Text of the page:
highest concentration of radioactivity accumulated in the following
decreasing order: fat, adrenal, liver, skin, kidney, spleen, blood,
testes. The determination of tissue concentrations enabled the
following half-lives (days) to be estimated: adrenal 84; spleen 33;
blood 9; fat 9; skin 5; liver 1; and kidney 1.
The metabolism of the four enantiomers of fenvalerate was also
studied in vitro using a mouse liver microsomal preparation. The
B alpha- and Bß-isomers were hydrolysed more rapidly than the A alpha-
and Aß-isomers, suggesting that the rate of enzymatic hydrolysis is
more dependent on the chirality of the acid rather than the alcohol
In vitro investigations showed that various mouse tissues
produced CPIA-cholesterol ester only from B alpha-fenvalerate,
although a kidney preparation did yield trace amounts from the
Bß-isomer. Kidney, liver and brain microsomal fractions proved most
active in this regard. Free CPIA was not utilized as a substrate.
Further investigations showed that CPIA was also not a substrate
for acyl CoA-cholesterol acyl transferase, and that neither
lecithin-cholesterol acyl transferase nor cholesterol esterase were
implicated in the synthesis of CPIA-cholesterol ester. However, the
observation that alkyl alcohols competed with its formation suggests
that CPIA-cholesterol ester is produced via an ester exchange reaction
catalyzed by microsomal esterases.
Additional studies were made in which racemic fenvalerate and the
four enantiomers were administered to groups of ten male ddy mice in
the diet for 4, 8, 13, 26, 39 and 52 weeks. Dietary concentrations
were varied according to the toxicity of the additive, as tabulated in
TABLE 1. Incidence of Fenvalerate-Induced Granulomatous Changes
Chemical Purity Dosage Feeding period (weeks)
% (ppm) 4 8 13 26 39 52
A 100.0 500 - - 0 0 0 0
A:Aß 95.2 500 - - 0 0 0 0
Racemate 96.1 500 - - 100 100 100 95
B 97.0-99.1 125 0 100 100 - - -
1000 100 100 100 - - -
Bß 99.2-99.7 125 0 0 0 - - -
1000 0 0 0 - - -
Control 0 0 0 0 0 0
Typical granulomatous changes occurred in liver, spleen and lymph
nodes of B alpha-treated groups but not groups treated with the 1:1
mixture of A alpha and Aß or the Bß isomers. The histological
appearance of microgranulomas and giant-cell infiltrations were
observed mainly in the medullary cord of lymph nodes, splenic white
pulp and in the periportal area of the hepatic lobules, but rarely in
midzonal or centrilobular areas.
Electron microscopy showed that the ultrastructure of
granulomatous foci of the B alpha- and racemic-fenvalerate-treated
groups were similar and that there were many activated macrophages and
giant-cells in both liver and lymph nodes. There were no remarkable
changes in the region of the granulomatous cells and little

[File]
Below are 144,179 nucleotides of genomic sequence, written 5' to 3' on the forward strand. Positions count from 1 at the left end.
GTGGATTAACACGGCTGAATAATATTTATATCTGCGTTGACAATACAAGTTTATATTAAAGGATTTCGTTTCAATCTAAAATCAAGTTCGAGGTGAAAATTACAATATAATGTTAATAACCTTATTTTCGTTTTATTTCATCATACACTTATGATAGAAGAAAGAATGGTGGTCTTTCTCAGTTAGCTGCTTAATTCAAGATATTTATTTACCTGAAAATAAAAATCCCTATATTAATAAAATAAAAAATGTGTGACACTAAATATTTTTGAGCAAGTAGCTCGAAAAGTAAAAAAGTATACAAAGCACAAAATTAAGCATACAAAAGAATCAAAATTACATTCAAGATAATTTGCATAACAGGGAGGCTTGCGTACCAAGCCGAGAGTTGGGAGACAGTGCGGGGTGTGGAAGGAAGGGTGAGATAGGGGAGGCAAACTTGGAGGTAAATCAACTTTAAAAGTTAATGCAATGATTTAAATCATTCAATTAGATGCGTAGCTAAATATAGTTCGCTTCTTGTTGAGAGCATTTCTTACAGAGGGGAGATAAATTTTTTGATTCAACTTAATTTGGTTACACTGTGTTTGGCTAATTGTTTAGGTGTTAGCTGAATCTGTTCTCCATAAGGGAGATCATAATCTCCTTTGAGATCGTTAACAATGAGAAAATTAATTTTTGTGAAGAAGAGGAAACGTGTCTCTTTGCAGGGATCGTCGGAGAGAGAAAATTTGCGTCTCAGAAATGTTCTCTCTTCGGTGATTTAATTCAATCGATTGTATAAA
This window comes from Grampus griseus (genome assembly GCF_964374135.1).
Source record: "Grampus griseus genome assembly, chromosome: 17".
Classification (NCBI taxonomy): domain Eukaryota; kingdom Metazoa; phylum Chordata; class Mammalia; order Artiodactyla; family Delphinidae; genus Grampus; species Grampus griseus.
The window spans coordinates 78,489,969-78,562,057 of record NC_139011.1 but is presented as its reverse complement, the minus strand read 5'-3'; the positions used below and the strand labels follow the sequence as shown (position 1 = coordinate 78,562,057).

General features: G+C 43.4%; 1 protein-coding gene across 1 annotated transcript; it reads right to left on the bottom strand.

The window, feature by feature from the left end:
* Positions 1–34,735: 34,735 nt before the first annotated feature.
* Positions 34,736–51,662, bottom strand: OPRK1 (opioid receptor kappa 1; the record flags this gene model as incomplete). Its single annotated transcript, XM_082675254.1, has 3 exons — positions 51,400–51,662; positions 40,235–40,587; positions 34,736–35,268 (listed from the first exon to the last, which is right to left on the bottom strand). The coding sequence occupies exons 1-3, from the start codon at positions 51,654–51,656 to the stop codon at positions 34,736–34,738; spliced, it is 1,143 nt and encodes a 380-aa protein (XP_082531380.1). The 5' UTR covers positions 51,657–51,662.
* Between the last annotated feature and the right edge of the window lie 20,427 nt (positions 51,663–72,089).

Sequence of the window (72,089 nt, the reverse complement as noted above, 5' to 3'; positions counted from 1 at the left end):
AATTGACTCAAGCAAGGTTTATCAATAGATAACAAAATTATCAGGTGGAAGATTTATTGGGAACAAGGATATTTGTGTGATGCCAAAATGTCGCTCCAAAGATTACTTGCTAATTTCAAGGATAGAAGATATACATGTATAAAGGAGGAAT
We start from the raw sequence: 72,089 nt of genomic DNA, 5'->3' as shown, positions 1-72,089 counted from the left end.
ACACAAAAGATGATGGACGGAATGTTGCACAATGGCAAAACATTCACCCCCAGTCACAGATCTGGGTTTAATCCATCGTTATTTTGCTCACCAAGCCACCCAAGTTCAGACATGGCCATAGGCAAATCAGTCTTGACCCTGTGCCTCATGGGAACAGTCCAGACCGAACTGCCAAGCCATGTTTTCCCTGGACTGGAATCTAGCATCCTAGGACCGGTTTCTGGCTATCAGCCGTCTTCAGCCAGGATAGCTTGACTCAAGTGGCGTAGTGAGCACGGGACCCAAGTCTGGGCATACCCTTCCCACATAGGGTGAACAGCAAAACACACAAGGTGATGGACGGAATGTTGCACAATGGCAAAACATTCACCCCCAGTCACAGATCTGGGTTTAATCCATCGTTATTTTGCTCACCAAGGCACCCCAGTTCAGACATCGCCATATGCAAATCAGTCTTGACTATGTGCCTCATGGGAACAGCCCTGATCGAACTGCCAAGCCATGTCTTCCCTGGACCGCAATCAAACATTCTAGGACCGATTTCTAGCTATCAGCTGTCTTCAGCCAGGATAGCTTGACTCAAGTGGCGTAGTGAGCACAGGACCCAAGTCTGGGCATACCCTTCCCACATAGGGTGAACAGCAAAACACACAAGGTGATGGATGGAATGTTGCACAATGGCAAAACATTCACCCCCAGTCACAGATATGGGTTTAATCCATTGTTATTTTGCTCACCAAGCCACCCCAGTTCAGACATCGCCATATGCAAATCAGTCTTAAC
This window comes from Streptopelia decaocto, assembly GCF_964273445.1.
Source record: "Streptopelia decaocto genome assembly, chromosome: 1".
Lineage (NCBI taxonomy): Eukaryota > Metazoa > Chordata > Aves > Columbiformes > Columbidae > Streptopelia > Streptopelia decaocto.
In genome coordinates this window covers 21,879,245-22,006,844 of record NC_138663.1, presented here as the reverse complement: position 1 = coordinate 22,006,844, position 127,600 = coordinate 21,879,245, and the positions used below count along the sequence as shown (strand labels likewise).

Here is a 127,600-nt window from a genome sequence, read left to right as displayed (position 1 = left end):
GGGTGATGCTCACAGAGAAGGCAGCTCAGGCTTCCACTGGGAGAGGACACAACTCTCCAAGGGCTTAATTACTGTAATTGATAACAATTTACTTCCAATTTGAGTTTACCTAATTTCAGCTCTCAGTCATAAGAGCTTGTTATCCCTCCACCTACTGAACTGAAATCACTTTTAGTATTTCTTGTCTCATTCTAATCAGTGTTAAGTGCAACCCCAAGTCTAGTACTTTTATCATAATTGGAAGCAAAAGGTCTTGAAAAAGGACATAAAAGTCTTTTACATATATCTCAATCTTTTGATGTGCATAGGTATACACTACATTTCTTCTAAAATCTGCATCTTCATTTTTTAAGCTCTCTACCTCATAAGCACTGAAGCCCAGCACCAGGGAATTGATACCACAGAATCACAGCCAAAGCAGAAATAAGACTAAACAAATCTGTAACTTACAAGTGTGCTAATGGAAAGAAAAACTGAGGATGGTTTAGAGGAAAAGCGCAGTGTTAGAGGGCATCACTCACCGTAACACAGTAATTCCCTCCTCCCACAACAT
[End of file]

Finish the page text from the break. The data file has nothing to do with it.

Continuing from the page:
lymphocytic involvement or fibrosis. Crystalline rods or needles were
included within the cytoplasm of macrophages and giant-cells. These
were also observed in hepatic cells of the B alpha-treated group at 13
weeks. The liver of mice fed 500 ppm racemic fenvalerate for 52 weeks
yielded macrophages or giant-cells with a large number of lysosomes
within the cytoplasm, some of which also contained the cyrstalline
rods; the latter also occurred within hepatocytes from this group. The
crystalline inclusions were never observed in the tissues of mice from
the control group. These studies convincingly demonstrate that the
B alpha-enantiomer of fenvalerate is causally associated with the
granulomatous changes observed.
The identity of the intracellular crystalline rods with
CPIA-cholesterol ester was subsequently established using male ddy
mice fed the B alpha- and Bß-fenvalerate isomers in the diet at
1 000 ppm for eight and 13 weeks. Tritium-labelled 3H-(2R)-CPIA-
cholesterol ester was shown to co-locate in hepatic giant and Kupffer
cells with the previously fed CPIA-cholesterol ester, identified by
In a subsequent study in which the (2RS)-, (2R)- and (2S)-CPIA-
cholesterol esters were administered intravenously to groups of ddy
male mice, the formation of granulomatous changes was observed after
seven days. The liver of all treated mice displayed histologically
identical granulomatous changes, microgranulomas and giant-cell
infiltrates, such as those in fenvalerate-treated mice. The changes
were hardly evident in lymph nodes and spleen. The observation that
all of the enantiomeric esters produced similar changes is
attributable to the common route of administration.
In order to elucidate further the fate of the granulomatous
changes, mice were similarly treated with 10 and 30 mg/kg of the
(2R)-CPIA cholesterol ester and sacrificed at one, four and eight
weeks after injection. Micro-granulomatous changes, including
microgranuloma and giant cell infiltrations, were seen in each case.